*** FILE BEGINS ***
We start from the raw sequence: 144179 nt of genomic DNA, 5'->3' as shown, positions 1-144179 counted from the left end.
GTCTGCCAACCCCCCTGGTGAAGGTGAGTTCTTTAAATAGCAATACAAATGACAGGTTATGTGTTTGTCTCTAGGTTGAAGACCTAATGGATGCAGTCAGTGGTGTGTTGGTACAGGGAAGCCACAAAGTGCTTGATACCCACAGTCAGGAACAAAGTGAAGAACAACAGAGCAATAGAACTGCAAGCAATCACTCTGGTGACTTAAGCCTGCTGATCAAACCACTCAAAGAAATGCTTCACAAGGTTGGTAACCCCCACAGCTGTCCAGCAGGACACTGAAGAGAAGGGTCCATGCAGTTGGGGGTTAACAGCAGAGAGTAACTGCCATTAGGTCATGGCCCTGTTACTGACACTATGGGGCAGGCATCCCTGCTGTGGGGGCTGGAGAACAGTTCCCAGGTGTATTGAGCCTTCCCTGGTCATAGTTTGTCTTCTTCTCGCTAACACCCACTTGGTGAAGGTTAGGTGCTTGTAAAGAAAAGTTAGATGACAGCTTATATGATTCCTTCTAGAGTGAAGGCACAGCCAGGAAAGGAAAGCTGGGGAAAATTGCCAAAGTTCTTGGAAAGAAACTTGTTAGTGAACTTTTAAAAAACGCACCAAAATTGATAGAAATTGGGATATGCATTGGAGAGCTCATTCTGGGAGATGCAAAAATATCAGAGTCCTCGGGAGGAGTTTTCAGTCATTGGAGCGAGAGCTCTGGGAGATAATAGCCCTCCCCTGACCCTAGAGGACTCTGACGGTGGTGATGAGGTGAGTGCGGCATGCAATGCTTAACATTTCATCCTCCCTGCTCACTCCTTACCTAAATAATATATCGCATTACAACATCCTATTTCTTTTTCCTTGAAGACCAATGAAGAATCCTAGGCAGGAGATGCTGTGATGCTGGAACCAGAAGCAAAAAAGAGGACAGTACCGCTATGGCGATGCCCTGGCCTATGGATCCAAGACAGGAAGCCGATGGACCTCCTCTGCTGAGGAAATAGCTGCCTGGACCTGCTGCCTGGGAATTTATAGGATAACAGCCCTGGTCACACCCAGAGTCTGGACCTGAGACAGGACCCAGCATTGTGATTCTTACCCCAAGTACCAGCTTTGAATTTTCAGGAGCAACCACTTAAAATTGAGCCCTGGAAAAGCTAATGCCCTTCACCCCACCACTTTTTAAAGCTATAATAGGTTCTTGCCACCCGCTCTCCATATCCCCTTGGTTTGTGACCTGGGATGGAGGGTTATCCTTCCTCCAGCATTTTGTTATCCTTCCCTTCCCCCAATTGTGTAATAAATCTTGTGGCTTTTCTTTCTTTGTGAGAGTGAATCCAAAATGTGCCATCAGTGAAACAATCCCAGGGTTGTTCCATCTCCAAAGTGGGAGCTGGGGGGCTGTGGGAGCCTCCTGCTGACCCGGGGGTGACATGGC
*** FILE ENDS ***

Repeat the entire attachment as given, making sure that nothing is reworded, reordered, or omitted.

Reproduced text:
We start from the raw sequence: 144179 nt of genomic DNA, 5'->3' as shown, positions 1-144179 counted from the left end.
GTCTGCCAACCCCCCTGGTGAAGGTGAGTTCTTTAAATAGCAATACAAATGACAGGTTATGTGTTTGTCTCTAGGTTGAAGACCTAATGGATGCAGTCAGTGGTGTGTTGGTACAGGGAAGCCACAAAGTGCTTGATACCCACAGTCAGGAACAAAGTGAAGAACAACAGAGCAATAGAACTGCAAGCAATCACTCTGGTGACTTAAGCCTGCTGATCAAACCACTCAAAGAAATGCTTCACAAGGTTGGTAACCCCCACAGCTGTCCAGCAGGACACTGAAGAGAAGGGTCCATGCAGTTGGGGGTTAACAGCAGAGAGTAACTGCCATTAGGTCATGGCCCTGTTACTGACACTATGGGGCAGGCATCCCTGCTGTGGGGGCTGGAGAACAGTTCCCAGGTGTATTGAGCCTTCCCTGGTCATAGTTTGTCTTCTTCTCGCTAACACCCACTTGGTGAAGGTTAGGTGCTTGTAAAGAAAAGTTAGATGACAGCTTATATGATTCCTTCTAGAGTGAAGGCACAGCCAGGAAAGGAAAGCTGGGGAAAATTGCCAAAGTTCTTGGAAAGAAACTTGTTAGTGAACTTTTAAAAAACGCACCAAAATTGATAGAAATTGGGATATGCATTGGAGAGCTCATTCTGGGAGATGCAAAAATATCAGAGTCCTCGGGAGGAGTTTTCAGTCATTGGAGCGAGAGCTCTGGGAGATAATAGCCCTCCCCTGACCCTAGAGGACTCTGACGGTGGTGATGAGGTGAGTGCGGCATGCAATGCTTAACATTTCATCCTCCCTGCTCACTCCTTACCTAAATAATATATCGCATTACAACATCCTATTTCTTTTTCCTTGAAGACCAATGAAGAATCCTAGGCAGGAGATGCTGTGATGCTGGAACCAGAAGCAAAAAAGAGGACAGTACCGCTATGGCGATGCCCTGGCCTATGGATCCAAGACAGGAAGCCGATGGACCTCCTCTGCTGAGGAAATAGCTGCCTGGACCTGCTGCCTGGGAATTTATAGGATAACAGCCCTGGTCACACCCAGAGTCTGGACCTGAGACAGGACCCAGCATTGTGATTCTTACCCCAAGTACCAGCTTTGAATTTTCAGGAGCAACCACTTAAAATTGAGCCCTGGAAAAGCTAATGCCCTTCACCCCACCACTTTTTAAAGCTATAATAGGTTCTTGCCACCCGCTCTCCATATCCCCTTGGTTTGTGACCTGGGATGGAGGGTTATCCTTCCTCCAGCATTTTGTTATCCTTCCCTTCCCCCAATTGTGTAATAAATCTTGTGGCTTTTCTTTCTTTGTGAGAGTGAATCCAAAATGTGCCATCAGTGAAACAATCCCAGGGTTGTTCCATCTCCAAAGTGGGAGCTGGGGGGCTGTGGGAGCCTCCTGCTGACCCGGGGGTGACATGGC